Finally, I want to make it clear that there is little that can be done to save this series. This is a massive wound to the Female Furies as a group, and this stain will last well into the future. There is no way that Castellucci can undo what has been done. Even if the character of Willik is killed off in the most painful way imaginable, it will not erase this mistake.
I wish that editor Jamie S. Rich had done the right thing when this script came across his desk and just tossed it in the nearest wastebasket, went out and bought some lighter fluid and some matches and then taken that flaming wastebasket to the nearest dumpster and let it all burn to the ground.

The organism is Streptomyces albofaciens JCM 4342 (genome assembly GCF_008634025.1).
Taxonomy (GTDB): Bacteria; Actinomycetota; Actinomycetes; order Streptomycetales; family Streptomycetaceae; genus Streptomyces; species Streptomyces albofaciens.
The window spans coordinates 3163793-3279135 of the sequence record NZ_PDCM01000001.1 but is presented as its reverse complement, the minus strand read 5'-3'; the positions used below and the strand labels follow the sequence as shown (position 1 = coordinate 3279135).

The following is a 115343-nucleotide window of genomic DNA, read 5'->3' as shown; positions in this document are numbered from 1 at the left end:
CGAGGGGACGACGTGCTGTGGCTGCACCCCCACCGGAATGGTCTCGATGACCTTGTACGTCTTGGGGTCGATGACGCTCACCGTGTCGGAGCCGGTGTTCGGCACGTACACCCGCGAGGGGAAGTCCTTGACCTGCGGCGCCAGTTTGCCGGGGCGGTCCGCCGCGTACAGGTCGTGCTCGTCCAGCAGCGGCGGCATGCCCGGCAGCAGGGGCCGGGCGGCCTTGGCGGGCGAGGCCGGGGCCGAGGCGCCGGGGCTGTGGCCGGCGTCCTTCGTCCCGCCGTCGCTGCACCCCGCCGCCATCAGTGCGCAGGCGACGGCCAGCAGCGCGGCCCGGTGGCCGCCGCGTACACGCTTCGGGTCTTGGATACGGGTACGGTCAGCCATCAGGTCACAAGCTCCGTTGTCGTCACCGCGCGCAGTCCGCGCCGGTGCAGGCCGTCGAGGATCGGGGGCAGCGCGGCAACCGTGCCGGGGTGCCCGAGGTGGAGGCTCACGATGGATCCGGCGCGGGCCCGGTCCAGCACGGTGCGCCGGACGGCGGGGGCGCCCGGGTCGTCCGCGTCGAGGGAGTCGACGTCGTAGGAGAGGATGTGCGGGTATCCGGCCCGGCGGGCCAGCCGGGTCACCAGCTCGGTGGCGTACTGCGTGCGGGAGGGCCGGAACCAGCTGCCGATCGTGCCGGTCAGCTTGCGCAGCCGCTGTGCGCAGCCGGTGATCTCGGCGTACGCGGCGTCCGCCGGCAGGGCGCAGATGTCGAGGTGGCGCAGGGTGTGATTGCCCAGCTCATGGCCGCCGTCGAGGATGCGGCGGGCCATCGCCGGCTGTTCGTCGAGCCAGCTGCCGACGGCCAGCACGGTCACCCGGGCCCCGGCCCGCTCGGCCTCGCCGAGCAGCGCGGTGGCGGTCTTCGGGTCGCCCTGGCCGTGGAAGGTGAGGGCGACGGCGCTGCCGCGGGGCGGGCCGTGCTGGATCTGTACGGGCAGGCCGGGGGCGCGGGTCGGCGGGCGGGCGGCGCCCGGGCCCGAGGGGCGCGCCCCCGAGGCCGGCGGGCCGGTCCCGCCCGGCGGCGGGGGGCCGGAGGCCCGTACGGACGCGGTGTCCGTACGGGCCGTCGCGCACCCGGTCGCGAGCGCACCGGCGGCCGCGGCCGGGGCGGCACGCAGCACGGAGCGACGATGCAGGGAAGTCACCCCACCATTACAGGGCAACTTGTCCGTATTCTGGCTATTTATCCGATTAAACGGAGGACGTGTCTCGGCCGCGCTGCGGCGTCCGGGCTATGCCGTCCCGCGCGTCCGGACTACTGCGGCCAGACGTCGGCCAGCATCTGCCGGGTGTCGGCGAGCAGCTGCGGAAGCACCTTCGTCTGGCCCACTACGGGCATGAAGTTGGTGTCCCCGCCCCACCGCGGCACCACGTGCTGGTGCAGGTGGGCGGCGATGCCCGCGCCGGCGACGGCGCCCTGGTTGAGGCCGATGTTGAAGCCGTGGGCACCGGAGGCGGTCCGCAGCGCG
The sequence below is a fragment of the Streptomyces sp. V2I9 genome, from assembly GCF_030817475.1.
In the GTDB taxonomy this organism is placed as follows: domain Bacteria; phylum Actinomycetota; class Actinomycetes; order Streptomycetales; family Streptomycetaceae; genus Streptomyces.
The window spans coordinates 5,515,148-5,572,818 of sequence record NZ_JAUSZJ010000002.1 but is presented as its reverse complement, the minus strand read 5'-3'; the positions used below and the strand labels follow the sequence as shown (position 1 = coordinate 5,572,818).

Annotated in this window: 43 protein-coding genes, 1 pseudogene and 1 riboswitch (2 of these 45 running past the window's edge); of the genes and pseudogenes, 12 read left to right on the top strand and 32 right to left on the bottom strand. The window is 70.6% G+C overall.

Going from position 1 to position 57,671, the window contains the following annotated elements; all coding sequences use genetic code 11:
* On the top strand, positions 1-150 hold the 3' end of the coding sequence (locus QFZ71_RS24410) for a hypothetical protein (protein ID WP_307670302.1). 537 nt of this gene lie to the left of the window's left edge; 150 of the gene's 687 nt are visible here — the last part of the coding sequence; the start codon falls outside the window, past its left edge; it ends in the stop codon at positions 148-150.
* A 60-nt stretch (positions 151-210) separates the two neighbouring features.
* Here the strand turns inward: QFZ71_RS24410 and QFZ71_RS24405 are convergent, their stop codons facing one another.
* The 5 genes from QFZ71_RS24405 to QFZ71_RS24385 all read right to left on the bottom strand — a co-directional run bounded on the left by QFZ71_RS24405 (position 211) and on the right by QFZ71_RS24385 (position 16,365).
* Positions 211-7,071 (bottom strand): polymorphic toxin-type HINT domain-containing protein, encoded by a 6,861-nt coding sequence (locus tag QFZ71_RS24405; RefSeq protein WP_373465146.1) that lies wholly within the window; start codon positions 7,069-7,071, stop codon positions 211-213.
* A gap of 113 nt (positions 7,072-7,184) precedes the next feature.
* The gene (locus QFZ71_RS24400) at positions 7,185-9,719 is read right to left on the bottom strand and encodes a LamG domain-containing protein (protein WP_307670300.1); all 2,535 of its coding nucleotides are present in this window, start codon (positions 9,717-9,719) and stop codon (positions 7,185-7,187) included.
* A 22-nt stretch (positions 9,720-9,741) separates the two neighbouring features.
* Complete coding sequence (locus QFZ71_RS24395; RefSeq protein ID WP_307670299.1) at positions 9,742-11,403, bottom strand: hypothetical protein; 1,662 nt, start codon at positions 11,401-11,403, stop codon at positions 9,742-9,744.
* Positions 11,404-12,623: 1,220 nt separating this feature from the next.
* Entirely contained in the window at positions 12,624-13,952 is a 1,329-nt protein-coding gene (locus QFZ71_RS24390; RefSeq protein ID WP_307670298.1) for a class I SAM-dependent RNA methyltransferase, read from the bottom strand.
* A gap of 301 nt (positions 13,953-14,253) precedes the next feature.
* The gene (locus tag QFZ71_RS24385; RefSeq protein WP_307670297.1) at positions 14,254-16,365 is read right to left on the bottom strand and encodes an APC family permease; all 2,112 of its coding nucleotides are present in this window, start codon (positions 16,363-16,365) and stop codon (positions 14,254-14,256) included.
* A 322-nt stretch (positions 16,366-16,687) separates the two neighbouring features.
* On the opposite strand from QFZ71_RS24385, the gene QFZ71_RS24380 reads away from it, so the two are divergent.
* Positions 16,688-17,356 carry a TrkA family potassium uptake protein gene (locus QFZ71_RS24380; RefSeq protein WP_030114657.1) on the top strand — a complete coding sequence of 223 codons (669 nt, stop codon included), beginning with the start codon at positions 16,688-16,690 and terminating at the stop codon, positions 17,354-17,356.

That might seem overly harsh. But here is the kicker folks; I’m a survivor of childhood sexual abuse. I am a survivor of rape. It’s not something that I throw on my cover letter to my resume, but it’s a part of me. I can read and enjoy entertainment that deals with these heavy topics, it’s not a “no fly zone” for me, but I’ll call bullshit when I see someone tip-toeing into a topic they obviously have no idea what they are talking about when it comes across my path.
I know that it is only March, it’s still early in the year, but I’m going to safely say that this issue has secured its spot as one of the worst of 2019. This comic will cause a lot of debate over the next few weeks and for all the wrong reasons. Like I said earlier, I feel sorry for the creators that got dragged into this mess, they and the fans deserve better.